The U.S. Export-Import Bank Reauthorization Debate
Since 1934, the Export-Import Bank (Exim) has been the official U.S. export credit agency, financing the purchase of U.S. manufacturing exports by foreign governments and companies when private lenders are unavailable or unwilling. On June 30, 2015, the bank’s charter expired and was not renewed, restricting its ability to extend new commitments, but allowing it to administer previous obligations. A possibility for renewal of the bank’s federal charter remains, however, and continuing debate in Congress is likely.
Background. Exim is an independent, self-sustaining Executive Branch agency with the mission of supporting American jobs by facilitating the export of U.S. goods and services. Its charter says the bank cannot compete with or detract from the private financial sector, but merely fill in the gap for American businesses when private sector lenders are unable or unwilling to provide financing. The charter requires bank-authorized transactions to demonstrate reasonable assurance of repayment and abide by international rules for government-backed export credit activity under the Organization for Economic Co operation and Development (OECD). The Exim bank extends benefits via three main mechanisms: direct loans, guarantees and insurance. Because it is backed by the full faith and credit of the United States, Exim assumes credit and country risks that the private sector is unable or unwilling to accept.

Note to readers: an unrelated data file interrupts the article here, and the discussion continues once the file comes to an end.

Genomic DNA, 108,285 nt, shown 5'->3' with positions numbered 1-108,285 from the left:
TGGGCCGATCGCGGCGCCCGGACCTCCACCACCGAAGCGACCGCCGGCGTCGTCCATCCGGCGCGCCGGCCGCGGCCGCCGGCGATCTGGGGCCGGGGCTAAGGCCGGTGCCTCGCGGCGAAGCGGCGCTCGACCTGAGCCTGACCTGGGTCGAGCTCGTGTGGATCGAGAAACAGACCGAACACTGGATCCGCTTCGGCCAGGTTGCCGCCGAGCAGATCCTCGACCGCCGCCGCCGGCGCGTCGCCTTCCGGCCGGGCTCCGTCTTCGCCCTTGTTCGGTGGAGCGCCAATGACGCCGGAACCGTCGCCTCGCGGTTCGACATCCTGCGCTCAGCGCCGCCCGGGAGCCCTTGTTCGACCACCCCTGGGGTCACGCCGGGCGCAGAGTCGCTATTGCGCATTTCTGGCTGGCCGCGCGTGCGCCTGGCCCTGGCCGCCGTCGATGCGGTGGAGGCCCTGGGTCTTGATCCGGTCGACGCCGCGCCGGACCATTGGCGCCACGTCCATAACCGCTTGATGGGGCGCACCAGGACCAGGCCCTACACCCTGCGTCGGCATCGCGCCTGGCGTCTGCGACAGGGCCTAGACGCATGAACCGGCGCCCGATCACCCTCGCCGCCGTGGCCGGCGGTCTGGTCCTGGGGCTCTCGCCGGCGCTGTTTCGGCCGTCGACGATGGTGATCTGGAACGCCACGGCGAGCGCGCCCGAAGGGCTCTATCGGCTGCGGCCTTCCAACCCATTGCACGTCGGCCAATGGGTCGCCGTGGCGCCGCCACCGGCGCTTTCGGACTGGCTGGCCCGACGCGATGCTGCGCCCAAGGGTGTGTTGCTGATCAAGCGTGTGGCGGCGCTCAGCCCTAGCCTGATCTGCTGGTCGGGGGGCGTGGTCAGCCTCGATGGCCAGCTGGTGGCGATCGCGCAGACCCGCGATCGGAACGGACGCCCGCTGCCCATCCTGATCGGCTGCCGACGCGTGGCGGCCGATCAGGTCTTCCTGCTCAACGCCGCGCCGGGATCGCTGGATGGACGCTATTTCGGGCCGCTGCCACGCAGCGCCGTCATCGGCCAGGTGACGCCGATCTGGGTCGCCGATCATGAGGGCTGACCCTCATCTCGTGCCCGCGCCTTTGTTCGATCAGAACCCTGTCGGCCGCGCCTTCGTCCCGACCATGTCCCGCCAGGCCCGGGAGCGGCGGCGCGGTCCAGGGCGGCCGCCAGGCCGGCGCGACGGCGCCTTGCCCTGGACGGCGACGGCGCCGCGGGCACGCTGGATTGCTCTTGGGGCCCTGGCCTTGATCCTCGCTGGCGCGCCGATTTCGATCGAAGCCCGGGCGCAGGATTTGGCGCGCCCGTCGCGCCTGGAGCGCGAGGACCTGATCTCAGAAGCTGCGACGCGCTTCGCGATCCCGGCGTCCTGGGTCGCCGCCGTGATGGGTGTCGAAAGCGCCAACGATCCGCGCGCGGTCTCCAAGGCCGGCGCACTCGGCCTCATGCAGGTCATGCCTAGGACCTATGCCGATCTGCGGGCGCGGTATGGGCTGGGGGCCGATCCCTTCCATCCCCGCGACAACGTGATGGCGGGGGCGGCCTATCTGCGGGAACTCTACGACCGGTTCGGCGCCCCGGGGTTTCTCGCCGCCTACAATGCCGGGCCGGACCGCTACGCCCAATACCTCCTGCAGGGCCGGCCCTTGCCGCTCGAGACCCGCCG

Critics say the Exim bank is an example of government “crony capitalism,” while supporters claim it is important to American competitiveness internationally.